Film Reviews

"Takers" Review: Lots of Explosions -- and Plot Twists That Actually Surprise

"Come drink with me from the goblet of destruction," T.I.'s bank robber quotes Genghis Khan before Takers' big heist kicks off—and he's not joking. Acting as both producer and plot fulcrum, T.I. is the big human attraction in Takers, possessing the raw energy that charisma vacuums Paul Walker and Hayden Christensen (front and center) lack.

Director John Luessenhop works around them in this cheerfully derivative attempt to merge the epically ponderous L.A.-scapes of Michael Mann's Heat (criminals versus police, with equal screen time for both) with the digital blur of Michael Mann's Collateral, but with far more firepower.

At least a third of the running time is taken up by car and foot chases (Chris Brown still can't act, but his parkour is excellent), long Entourage-esque stretches fetishizing expensive clothing, and a generous dose of explosions. The editing is Bourne-fast but mostly coherent, and the plot reversals (no matter how flatly acted) actually do surprise.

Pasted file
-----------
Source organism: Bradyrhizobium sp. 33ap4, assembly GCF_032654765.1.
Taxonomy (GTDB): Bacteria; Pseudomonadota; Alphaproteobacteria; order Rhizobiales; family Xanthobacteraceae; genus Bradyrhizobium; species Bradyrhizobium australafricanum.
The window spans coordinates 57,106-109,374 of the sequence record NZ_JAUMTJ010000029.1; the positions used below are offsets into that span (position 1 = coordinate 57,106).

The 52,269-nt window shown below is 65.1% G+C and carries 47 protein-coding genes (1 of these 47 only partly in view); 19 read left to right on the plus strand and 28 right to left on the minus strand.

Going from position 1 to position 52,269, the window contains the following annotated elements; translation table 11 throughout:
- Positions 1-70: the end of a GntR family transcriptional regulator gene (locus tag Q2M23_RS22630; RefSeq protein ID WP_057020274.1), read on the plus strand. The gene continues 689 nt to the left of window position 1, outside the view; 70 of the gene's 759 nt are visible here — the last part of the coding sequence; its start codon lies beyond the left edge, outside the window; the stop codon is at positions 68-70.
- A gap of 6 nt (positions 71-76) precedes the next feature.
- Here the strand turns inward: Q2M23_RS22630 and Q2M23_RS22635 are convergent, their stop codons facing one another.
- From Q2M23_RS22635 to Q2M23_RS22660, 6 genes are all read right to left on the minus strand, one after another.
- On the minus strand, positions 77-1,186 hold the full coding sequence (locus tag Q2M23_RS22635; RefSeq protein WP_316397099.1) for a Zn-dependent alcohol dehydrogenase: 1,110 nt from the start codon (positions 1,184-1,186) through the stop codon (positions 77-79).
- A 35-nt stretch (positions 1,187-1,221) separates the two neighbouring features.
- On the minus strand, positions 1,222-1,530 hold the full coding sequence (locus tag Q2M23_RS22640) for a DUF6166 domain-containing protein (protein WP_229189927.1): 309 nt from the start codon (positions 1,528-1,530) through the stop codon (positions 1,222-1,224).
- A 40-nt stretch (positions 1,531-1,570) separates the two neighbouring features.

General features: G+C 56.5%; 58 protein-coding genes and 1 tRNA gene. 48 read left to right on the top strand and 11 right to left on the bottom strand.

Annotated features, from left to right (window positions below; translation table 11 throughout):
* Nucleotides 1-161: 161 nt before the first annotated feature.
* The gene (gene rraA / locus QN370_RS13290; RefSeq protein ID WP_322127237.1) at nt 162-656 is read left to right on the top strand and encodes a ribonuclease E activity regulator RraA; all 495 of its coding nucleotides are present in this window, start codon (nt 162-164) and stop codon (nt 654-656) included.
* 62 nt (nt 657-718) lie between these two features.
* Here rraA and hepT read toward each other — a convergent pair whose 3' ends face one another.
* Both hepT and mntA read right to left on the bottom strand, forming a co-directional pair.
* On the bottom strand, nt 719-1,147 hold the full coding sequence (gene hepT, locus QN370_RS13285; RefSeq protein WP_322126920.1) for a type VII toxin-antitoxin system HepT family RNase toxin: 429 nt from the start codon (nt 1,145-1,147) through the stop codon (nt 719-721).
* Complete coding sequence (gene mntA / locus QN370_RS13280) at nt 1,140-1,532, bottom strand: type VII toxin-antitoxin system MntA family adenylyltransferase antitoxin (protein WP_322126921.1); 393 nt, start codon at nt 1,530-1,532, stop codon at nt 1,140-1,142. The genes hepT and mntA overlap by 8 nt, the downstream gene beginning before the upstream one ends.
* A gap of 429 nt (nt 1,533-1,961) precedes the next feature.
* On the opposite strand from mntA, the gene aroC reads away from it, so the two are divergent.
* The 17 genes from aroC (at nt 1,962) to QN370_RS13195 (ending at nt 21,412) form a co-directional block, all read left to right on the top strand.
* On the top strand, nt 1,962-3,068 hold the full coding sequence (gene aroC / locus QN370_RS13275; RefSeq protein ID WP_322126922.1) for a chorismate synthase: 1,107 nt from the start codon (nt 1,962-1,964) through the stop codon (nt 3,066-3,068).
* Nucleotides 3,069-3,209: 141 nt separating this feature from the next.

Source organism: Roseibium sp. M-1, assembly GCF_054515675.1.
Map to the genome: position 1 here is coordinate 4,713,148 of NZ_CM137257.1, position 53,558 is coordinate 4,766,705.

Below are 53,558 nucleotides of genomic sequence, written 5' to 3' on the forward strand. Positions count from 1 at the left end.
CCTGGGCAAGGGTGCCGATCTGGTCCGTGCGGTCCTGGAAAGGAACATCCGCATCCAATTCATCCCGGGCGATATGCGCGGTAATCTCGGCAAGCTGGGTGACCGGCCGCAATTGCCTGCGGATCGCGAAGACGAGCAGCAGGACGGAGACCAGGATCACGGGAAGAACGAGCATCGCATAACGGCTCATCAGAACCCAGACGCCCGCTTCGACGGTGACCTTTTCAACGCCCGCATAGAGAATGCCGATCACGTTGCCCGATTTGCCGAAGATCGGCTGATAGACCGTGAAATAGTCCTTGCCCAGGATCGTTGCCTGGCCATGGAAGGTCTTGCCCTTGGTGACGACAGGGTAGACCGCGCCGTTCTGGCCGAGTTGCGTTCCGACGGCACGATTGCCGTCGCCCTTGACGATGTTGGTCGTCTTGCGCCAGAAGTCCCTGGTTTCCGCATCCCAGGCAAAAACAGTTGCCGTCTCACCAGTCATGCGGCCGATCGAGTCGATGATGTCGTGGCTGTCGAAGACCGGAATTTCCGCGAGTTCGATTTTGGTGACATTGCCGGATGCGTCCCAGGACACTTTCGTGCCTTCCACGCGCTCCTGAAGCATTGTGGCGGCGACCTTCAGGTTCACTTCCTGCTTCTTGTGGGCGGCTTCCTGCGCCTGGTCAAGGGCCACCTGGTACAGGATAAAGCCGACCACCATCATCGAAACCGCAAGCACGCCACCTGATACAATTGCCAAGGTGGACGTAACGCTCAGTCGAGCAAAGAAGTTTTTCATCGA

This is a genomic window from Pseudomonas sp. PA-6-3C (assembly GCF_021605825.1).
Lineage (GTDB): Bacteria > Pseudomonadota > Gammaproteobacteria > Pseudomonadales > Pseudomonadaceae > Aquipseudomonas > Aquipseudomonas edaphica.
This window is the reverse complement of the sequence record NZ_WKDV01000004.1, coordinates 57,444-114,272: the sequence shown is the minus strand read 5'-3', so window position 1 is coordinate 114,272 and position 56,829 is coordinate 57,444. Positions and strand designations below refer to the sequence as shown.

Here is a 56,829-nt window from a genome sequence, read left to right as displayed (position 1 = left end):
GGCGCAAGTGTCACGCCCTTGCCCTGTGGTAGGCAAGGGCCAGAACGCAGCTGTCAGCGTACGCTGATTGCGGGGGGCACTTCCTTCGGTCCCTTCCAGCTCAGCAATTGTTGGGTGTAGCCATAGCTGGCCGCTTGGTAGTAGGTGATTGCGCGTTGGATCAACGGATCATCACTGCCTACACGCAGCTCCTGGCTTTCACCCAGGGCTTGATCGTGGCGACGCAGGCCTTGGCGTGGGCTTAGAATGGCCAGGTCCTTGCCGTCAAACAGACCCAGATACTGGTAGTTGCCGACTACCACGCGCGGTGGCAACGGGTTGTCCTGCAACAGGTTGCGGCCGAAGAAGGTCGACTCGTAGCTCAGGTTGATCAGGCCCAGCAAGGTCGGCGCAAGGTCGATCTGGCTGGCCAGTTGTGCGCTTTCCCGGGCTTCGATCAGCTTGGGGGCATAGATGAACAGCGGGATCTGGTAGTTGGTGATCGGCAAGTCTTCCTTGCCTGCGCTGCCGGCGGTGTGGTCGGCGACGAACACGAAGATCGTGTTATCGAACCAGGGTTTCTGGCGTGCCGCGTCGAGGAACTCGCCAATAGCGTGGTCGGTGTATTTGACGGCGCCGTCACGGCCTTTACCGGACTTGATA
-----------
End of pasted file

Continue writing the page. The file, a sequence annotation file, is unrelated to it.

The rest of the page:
Gravel-voiced cop Matt Dillon (evidently aging into his Clint Eastwood years ahead of schedule), in pursuit of T.I.'s merry band, is the only other person as compelling as the impeccable action. That's more than enough to entertain; this is the best baseline-competent action movie to come out all summer.

KEEP NEW TIMES BROWARD-PALM BEACH FREE... Since we started New Times Broward-Palm Beach, it has been defined as the free, independent voice of South Florida, and we'd like to keep it that way. With local media under siege, it's more important than ever for us to rally support behind funding our local journalism. You can help by participating in our "I Support" program, allowing us to keep offering readers access to our incisive coverage of local news, food and culture with no paywalls.
Vadim Rizov